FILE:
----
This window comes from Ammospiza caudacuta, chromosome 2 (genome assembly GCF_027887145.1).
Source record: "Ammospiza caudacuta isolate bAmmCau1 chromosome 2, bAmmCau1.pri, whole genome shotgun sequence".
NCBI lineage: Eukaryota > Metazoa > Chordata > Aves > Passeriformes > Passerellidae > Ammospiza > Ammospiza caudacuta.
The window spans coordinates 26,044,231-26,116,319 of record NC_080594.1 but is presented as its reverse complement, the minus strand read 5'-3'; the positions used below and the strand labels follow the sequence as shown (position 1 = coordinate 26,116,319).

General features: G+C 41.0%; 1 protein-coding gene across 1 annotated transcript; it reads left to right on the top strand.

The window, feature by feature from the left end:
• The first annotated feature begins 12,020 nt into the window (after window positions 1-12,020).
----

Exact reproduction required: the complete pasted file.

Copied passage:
This window comes from Ammospiza caudacuta, chromosome 2 (genome assembly GCF_027887145.1).
Source record: "Ammospiza caudacuta isolate bAmmCau1 chromosome 2, bAmmCau1.pri, whole genome shotgun sequence".
NCBI lineage: Eukaryota > Metazoa > Chordata > Aves > Passeriformes > Passerellidae > Ammospiza > Ammospiza caudacuta.
The window spans coordinates 26,044,231-26,116,319 of record NC_080594.1 but is presented as its reverse complement, the minus strand read 5'-3'; the positions used below and the strand labels follow the sequence as shown (position 1 = coordinate 26,116,319).

General features: G+C 41.0%; 1 protein-coding gene across 1 annotated transcript; it reads left to right on the top strand.

The window, feature by feature from the left end:
• The first annotated feature begins 12,020 nt into the window (after window positions 1-12,020).